Kenyan Manufacturers’ Body Releases Standard Procedures To Ease Import Clearance

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The Kenya Association of Manufacturers (KAM) has released a new set of standards intended to improve the efficiency and accountability of importing into Kenya. KAM said that it has created the new Standard Operating Procedures (SOPs) guide, to facilitate trade and boost the fight against illegal imports in order to enhance the ease of doing business in the country.

The SOPs are intended to serve as a reference for all government bodies assigned to ensuring efficiency and accountability in the inspection, verification and clearance of imported goods at Kenya’s ports and other entry points; as well as a guide for those involved in importation. The standard procedures embrace stakeholders such as freight consolidators, clearing agents, importers, the Kenya Airport Authority, the Kenya National Chamber of Commerce and Industry, shipping lines, PVoC agents, and KenTrade.

There are also 29 industry bodies and government departments listed that are affected by the procedures cited in the SOPs document. These include such government authorities as the Kenya Revenue Authority; Kenya Ports Authority; the Ministry of Industrialisation Trade and Enterprise Development; the Department of International Trade; the Kenya Bureau of Standards; and the Kenya Railways Corporation.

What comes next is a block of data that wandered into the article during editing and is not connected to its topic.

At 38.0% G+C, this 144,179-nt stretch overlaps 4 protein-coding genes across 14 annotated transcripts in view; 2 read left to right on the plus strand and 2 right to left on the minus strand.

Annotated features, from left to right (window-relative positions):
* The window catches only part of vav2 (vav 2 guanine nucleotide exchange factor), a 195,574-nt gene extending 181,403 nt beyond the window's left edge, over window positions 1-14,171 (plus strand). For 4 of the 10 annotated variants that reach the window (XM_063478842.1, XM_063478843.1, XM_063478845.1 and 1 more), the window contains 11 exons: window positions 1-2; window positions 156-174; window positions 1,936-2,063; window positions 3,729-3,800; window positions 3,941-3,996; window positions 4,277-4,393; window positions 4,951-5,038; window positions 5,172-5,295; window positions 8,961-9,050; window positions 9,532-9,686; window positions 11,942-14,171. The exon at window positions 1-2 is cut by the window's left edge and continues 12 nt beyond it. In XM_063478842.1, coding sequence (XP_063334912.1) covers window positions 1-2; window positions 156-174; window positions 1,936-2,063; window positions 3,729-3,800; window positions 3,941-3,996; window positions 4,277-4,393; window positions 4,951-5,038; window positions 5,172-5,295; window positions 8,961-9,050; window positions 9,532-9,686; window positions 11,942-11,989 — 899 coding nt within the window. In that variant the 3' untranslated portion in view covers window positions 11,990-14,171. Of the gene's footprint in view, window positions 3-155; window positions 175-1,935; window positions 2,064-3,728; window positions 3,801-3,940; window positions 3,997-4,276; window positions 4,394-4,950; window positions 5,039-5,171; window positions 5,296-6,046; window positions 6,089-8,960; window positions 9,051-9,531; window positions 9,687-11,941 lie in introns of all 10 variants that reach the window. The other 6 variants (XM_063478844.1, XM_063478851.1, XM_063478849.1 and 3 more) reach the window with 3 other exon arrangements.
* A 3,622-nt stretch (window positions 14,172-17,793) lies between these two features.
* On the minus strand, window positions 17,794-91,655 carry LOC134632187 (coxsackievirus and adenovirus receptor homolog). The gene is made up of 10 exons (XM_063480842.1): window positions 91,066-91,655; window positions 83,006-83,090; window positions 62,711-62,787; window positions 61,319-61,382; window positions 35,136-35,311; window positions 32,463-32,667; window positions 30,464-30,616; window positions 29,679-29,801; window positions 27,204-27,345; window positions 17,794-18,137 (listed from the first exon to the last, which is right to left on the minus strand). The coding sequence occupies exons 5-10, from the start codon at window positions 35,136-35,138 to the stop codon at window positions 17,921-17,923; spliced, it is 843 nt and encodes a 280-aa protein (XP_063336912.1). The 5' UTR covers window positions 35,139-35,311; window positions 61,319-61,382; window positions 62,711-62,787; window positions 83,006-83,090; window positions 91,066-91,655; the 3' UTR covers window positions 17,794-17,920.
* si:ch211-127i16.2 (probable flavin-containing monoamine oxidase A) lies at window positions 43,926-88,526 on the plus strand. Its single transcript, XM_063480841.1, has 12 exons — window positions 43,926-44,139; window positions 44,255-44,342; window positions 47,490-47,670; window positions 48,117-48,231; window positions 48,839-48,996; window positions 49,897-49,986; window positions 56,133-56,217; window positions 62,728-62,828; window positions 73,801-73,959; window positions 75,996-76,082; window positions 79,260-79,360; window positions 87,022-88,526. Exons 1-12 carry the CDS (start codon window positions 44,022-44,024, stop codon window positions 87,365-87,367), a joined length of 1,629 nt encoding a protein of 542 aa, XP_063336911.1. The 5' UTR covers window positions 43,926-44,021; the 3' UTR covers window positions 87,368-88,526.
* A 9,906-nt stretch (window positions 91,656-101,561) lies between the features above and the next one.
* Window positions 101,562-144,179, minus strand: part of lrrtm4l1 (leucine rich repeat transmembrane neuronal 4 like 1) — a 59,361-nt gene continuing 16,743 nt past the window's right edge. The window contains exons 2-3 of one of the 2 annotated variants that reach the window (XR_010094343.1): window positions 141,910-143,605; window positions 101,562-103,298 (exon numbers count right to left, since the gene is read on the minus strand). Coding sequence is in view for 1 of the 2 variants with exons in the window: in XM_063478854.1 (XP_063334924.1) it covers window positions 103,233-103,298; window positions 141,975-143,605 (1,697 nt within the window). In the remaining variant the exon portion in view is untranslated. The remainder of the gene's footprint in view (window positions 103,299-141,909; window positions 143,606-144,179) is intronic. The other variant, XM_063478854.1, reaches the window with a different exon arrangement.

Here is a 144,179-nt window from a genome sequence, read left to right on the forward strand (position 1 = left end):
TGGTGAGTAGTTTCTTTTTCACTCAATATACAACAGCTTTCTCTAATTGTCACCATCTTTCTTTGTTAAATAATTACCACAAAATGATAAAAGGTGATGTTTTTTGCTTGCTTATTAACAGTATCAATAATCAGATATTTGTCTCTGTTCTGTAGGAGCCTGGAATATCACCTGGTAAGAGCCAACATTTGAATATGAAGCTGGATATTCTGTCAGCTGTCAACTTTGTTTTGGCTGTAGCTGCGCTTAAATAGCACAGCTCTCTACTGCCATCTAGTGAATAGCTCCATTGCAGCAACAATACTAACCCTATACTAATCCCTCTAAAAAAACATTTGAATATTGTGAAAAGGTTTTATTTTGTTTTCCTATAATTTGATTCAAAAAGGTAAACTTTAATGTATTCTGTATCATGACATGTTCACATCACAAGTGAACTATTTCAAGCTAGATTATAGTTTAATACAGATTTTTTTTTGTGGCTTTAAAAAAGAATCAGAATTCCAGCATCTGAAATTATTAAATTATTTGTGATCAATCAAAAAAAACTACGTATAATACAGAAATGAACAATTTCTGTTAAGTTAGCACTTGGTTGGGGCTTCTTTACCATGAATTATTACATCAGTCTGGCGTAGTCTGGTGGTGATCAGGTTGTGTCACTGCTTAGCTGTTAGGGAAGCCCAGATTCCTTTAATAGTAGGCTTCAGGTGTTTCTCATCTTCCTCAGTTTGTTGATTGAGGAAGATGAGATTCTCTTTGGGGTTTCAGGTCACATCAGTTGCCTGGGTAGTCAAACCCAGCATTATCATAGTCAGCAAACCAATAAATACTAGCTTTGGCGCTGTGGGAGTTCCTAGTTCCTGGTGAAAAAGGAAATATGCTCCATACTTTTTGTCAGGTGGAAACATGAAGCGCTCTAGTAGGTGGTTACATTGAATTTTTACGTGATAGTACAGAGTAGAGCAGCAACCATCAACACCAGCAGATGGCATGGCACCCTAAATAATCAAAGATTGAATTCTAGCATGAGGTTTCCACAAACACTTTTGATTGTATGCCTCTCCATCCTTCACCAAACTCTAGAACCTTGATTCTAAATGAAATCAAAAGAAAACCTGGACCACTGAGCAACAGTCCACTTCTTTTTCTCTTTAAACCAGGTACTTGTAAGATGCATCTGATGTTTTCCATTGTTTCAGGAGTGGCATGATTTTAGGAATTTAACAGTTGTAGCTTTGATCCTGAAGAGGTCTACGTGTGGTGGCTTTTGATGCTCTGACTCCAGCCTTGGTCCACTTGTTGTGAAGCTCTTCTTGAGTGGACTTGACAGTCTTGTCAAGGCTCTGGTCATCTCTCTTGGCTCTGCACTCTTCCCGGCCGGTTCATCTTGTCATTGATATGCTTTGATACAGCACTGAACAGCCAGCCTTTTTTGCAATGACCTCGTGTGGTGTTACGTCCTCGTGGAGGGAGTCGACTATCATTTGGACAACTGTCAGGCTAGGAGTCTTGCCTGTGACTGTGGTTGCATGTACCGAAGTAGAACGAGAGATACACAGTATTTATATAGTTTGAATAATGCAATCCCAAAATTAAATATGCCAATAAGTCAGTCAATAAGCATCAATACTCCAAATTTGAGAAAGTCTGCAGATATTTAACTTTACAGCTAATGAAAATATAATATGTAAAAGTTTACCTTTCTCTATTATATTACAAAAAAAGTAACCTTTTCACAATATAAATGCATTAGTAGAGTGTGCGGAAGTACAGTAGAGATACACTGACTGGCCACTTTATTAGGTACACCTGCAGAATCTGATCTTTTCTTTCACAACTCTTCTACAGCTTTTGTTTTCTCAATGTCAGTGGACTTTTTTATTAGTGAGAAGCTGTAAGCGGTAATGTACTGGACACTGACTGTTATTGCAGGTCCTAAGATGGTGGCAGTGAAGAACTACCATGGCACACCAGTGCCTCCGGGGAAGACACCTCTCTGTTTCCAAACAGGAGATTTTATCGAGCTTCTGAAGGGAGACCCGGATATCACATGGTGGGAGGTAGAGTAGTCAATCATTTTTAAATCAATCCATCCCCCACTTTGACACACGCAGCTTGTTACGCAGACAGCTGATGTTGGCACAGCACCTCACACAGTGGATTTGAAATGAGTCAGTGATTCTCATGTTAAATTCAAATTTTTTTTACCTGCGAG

The guide lists operating procedures, from pre‑shipment through inspection at ports of entry and subsequent cargo clearance, along with examples of international best practice and recommendations. The document’s foreword states: “Over the years, several importers have cited increased challenges faced during the importation process including: congestion at the ICDN; re‑inspection of cargo that has already been subjected to Pre‑Arrival Clearance in accordance with the PVoC Program; lack of harmonisation and configuration of the HS Codes used under the iCMS and KESWS systems; and the invalidation of import classifications at various ports/points of entry by customs officials, leading to delays in customs clearance and increased costs of importation.”

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